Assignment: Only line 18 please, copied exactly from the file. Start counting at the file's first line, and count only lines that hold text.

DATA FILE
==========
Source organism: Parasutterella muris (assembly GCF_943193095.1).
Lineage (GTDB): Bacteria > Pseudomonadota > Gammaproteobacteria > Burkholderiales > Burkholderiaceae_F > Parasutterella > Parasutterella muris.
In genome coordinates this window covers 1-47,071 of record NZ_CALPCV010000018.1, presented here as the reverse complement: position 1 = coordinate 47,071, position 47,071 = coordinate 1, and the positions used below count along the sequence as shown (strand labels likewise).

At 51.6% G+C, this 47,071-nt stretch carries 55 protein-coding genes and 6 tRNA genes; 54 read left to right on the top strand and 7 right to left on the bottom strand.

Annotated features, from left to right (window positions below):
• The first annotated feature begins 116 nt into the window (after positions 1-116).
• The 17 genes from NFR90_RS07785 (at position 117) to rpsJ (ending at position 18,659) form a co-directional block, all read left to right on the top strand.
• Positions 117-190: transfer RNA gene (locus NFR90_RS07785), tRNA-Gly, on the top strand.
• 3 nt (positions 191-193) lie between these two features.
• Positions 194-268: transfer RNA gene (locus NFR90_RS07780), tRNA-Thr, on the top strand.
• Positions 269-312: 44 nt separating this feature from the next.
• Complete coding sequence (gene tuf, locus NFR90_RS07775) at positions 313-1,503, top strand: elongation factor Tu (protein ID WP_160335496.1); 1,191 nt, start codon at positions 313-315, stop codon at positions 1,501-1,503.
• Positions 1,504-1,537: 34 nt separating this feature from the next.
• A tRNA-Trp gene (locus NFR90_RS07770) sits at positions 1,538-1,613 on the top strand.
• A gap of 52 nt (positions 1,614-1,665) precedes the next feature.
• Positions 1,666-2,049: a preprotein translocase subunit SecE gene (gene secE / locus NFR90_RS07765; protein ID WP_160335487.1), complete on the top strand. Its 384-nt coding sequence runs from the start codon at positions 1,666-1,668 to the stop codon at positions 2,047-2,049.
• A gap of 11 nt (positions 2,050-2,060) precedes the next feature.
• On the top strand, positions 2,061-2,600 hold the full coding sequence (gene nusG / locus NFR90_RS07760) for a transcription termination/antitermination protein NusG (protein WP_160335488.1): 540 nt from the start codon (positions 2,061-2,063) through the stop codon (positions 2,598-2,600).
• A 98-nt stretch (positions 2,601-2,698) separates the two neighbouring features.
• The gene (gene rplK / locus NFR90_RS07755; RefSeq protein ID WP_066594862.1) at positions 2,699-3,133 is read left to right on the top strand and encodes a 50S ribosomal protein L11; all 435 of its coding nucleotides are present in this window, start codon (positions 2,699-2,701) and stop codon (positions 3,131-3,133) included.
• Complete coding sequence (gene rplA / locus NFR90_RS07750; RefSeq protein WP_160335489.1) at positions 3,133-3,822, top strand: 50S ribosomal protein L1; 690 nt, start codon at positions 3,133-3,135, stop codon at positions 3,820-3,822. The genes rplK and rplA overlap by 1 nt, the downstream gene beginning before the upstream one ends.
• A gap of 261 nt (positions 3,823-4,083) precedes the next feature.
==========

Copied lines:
• On the top strand, positions 2,061-2,600 hold the full coding sequence (gene nusG / locus NFR90_RS07760) for a transcription termination/antitermination protein NusG (protein WP_160335488.1): 540 nt from the start codon (positions 2,061-2,063) through the stop codon (positions 2,598-2,600).